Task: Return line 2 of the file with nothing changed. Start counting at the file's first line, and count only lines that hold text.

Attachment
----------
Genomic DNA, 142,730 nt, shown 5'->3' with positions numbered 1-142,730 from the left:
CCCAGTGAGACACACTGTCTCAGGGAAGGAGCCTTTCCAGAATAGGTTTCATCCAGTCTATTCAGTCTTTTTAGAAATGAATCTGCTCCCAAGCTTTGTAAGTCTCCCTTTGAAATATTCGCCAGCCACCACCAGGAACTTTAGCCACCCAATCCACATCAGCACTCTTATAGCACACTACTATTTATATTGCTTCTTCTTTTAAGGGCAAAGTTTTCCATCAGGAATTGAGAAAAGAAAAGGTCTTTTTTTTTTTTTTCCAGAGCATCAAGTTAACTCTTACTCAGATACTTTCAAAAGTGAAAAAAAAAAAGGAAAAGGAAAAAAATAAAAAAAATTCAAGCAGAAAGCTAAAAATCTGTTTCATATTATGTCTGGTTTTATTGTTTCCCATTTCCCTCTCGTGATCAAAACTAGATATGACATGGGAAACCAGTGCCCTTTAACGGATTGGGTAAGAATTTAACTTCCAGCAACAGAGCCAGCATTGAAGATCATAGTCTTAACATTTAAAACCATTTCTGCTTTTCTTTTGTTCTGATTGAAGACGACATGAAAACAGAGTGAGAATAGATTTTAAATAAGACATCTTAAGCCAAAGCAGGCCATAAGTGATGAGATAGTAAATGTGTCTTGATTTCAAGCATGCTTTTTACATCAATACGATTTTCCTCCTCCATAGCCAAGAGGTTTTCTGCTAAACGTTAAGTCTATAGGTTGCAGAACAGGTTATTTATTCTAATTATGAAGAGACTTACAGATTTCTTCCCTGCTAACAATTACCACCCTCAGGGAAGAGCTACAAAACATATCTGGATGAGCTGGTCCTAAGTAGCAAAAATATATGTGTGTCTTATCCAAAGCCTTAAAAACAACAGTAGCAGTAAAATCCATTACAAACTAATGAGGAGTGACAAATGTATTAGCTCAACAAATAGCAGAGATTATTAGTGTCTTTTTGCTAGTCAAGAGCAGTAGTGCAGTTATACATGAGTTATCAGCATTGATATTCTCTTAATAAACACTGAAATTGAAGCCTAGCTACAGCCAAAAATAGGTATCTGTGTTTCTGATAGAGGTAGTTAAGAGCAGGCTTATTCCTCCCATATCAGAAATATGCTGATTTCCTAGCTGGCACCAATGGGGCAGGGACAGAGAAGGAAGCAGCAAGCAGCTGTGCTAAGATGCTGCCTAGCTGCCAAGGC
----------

CCCAGTGAGACACACTGTCTCAGGGAAGGAGCCTTTCCAGAATAGGTTTCATCCAGTCTATTCAGTCTTTTTAGAAATGAATCTGCTCCCAAGCTTTGTAAGTCTCCCTTTGAAATATTCGCCAGCCACCACCAGGAACTTTAGCCACCCAATCCACATCAGCACTCTTATAGCACACTACTATTTATATTGCTTCTTCTTTTAAGGGCAAAGTTTTCCATCAGGAATTGAGAAAAGAAAAGGTCTTTTTTTTTTTTTTCCAGAGCATCAAGTTAACTCTTACTCAGATACTTTCAAAAGTGAAAAAAAAAAAGGAAAAGGAAAAAAATAAAAAAAATTCAAGCAGAAAGCTAAAAATCTGTTTCATATTATGTCTGGTTTTATTGTTTCCCATTTCCCTCTCGTGATCAAAACTAGATATGACATGGGAAACCAGTGCCCTTTAACGGATTGGGTAAGAATTTAACTTCCAGCAACAGAGCCAGCATTGAAGATCATAGTCTTAACATTTAAAACCATTTCTGCTTTTCTTTTGTTCTGATTGAAGACGACATGAAAACAGAGTGAGAATAGATTTTAAATAAGACATCTTAAGCCAAAGCAGGCCATAAGTGATGAGATAGTAAATGTGTCTTGATTTCAAGCATGCTTTTTACATCAATACGATTTTCCTCCTCCATAGCCAAGAGGTTTTCTGCTAAACGTTAAGTCTATAGGTTGCAGAACAGGTTATTTATTCTAATTATGAAGAGACTTACAGATTTCTTCCCTGCTAACAATTACCACCCTCAGGGAAGAGCTACAAAACATATCTGGATGAGCTGGTCCTAAGTAGCAAAAATATATGTGTGTCTTATCCAAAGCCTTAAAAACAACAGTAGCAGTAAAATCCATTACAAACTAATGAGGAGTGACAAATGTATTAGCTCAACAAATAGCAGAGATTATTAGTGTCTTTTTGCTAGTCAAGAGCAGTAGTGCAGTTATACATGAGTTATCAGCATTGATATTCTCTTAATAAACACTGAAATTGAAGCCTAGCTACAGCCAAAAATAGGTATCTGTGTTTCTGATAGAGGTAGTTAAGAGCAGGCTTATTCCTCCCATATCAGAAATATGCTGATTTCCTAGCTGGCACCAATGGGGCAGGGACAGAGAAGGAAGCAGCAAGCAGCTGTGCTAAGATGCTGCCTAGCTGCCAAGGC